The Renegades were one of six teams that made "exploratory" calls to the representative of Ricky Ray, who yesterday became the CFL's highest paid player.
Pleased with the 1-2 quarterbacking punch provided by Kerry Joseph and Brad Banks, Ottawa's passing interest in Ray suggests the team's new ownership will be willing to compete with the league's high-rollers when marquee-type players become available -- which wasn't the case under a previous regime determined to abide by a salary cap or guideline pretty much ignored by most teams in the CFL.
Ray signed a three-year (plus an option) contract yesterday with his old team, the Edmonton Eskimos, believed to be worth $460,000 annually -- which is close to $300,000 more than Ottawa pays its top player, Joseph.
"If there's a salary cap, we would adhere to it," said Lonie Glieberman, whose father Bernie is set to take over controlling interest in the Renegades. "If there is no salary cap, we'd do what makes best sense for the team, to make it successful.
"(The Renegades) didn't stay under the ($2.65-million) salary cap last year, and the team will be over it again this year.
"We wouldn't throw money around like drunken fools, but if the football operations decided that a player would make an impact, and if it made sense, we'd go after him," added Glieberman. "The organization will be committed to winning ... having said that, we would streamline so that the nonessential stuff will likely fall by the wayside. The idea is to keep the organization focused on what really matters and to put the best players on the field. We're here to win a championship."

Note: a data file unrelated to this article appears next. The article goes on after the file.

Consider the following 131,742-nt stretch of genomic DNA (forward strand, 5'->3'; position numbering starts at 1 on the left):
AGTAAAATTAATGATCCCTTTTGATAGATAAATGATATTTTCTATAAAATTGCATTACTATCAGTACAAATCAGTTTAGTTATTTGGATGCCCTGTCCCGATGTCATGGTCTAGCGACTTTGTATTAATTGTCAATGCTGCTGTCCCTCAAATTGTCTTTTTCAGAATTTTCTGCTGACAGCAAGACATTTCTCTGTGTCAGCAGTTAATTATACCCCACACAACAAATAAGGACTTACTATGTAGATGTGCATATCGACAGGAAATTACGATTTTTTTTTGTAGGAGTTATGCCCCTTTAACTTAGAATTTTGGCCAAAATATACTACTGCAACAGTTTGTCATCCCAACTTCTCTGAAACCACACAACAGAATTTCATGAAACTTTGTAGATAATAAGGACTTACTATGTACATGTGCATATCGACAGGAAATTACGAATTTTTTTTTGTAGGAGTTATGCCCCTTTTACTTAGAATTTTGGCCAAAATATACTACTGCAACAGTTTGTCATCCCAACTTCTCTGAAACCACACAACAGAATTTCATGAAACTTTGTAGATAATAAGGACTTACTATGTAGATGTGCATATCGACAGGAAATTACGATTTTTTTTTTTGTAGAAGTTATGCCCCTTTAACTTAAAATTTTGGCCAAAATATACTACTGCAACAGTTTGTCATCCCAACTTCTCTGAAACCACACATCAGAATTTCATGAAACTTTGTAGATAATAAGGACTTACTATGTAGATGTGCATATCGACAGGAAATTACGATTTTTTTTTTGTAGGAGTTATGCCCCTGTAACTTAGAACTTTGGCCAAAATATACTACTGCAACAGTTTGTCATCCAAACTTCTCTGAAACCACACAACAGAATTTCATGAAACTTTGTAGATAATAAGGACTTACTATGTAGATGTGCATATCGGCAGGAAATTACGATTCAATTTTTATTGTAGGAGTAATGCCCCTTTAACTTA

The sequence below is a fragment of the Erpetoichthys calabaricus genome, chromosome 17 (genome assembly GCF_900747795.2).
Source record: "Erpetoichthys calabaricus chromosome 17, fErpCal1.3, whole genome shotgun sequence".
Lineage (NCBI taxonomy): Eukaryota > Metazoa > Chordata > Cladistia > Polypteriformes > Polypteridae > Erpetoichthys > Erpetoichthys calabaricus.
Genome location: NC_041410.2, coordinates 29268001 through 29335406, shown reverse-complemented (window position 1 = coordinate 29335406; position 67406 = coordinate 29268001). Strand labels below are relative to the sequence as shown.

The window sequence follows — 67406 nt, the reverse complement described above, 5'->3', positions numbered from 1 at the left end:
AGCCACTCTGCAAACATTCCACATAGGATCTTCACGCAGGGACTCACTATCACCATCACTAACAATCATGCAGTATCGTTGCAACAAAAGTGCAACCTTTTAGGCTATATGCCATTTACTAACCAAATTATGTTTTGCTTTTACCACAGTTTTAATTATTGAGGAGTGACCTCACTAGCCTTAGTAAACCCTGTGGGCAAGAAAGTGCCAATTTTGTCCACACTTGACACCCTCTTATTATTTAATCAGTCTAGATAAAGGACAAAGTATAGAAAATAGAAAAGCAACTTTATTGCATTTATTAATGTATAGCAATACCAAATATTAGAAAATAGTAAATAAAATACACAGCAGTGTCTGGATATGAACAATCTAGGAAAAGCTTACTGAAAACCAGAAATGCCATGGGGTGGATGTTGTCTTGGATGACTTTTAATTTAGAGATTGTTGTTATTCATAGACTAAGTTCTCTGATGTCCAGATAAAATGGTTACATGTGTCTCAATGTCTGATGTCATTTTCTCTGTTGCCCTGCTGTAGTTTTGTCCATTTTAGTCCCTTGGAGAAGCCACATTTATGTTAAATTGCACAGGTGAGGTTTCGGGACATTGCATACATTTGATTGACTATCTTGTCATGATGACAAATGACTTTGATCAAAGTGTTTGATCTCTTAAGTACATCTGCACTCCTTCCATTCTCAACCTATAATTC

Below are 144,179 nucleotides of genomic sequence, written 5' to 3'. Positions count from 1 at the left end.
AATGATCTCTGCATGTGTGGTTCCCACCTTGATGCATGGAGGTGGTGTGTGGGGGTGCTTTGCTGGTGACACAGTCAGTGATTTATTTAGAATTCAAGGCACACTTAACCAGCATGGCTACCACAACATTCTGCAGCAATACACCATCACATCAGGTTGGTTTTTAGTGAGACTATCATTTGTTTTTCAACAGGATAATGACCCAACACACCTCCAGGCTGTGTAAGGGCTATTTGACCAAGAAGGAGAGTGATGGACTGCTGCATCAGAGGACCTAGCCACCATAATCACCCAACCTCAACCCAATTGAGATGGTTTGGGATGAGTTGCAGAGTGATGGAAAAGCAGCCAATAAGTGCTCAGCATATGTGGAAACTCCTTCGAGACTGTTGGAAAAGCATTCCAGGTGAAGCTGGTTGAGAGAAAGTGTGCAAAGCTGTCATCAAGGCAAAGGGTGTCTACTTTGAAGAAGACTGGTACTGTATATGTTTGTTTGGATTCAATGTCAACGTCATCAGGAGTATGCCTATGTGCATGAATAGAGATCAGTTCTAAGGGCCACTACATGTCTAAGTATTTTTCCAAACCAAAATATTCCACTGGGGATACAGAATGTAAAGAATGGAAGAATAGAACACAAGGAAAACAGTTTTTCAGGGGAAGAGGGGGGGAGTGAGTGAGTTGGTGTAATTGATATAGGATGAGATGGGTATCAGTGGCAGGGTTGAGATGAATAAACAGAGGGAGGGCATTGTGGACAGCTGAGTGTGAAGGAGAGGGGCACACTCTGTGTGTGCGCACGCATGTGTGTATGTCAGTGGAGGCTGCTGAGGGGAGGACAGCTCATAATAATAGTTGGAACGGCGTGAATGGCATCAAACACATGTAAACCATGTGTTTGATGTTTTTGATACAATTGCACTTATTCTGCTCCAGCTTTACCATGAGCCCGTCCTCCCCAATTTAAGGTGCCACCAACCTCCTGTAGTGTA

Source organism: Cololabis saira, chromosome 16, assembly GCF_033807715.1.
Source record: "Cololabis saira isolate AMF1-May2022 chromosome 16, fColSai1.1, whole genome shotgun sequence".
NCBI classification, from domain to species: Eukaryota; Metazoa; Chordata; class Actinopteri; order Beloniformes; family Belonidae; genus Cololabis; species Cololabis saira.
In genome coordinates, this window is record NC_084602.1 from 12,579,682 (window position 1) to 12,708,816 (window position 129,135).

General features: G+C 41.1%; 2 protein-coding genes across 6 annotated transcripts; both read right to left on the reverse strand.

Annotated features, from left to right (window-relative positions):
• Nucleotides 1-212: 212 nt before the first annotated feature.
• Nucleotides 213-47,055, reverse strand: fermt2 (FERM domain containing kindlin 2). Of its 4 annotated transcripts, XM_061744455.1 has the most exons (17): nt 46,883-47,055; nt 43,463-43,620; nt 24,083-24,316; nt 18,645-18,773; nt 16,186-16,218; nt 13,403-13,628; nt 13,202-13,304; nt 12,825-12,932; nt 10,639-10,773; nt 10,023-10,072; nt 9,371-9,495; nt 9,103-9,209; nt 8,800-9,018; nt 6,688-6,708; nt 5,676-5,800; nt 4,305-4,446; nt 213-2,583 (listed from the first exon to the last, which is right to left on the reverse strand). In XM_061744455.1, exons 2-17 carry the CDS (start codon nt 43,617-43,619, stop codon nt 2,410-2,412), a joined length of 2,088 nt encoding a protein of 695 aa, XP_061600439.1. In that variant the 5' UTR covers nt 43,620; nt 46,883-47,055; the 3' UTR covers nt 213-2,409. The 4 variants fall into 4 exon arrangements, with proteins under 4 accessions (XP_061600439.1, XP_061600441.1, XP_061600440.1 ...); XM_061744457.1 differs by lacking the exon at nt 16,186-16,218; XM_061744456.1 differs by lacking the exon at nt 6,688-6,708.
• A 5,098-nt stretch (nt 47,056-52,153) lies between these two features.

WON CUP IN EDMONTON
Ray was sensational in leading the Eskimos to a championship in 2003 before bolting to the New York Jets, with whom he signed a four- year contract Feb. 27, 2004. He was cut by the Jets last week, and when no other NFL team claimed him, he returned to Canada.
It's believed the Argos, Ticats and Blue Bombers were also hot for Ray, a 6-foot-3, 210-pounder who is just 25.
"I am excited to be back in Edmonton," Ray said yesterday. "I've missed the city and the fans and I know I've come back to a great team."
The Eskimos, who open their 2005 season at home against Ottawa June 24, now also have one quarterback too many. Last year's starter, Jason Maas, is recovering from shoulder surgery but is expected to be ready for training camp. Also in Edmonton is Khari Jones, who was signed as a free agent in March.
Speculation is either Maas or Jones will wind up in Toronto or Hamilton, but for now, the Eskimos are prepared to start camp with a three-way competition at the premier position.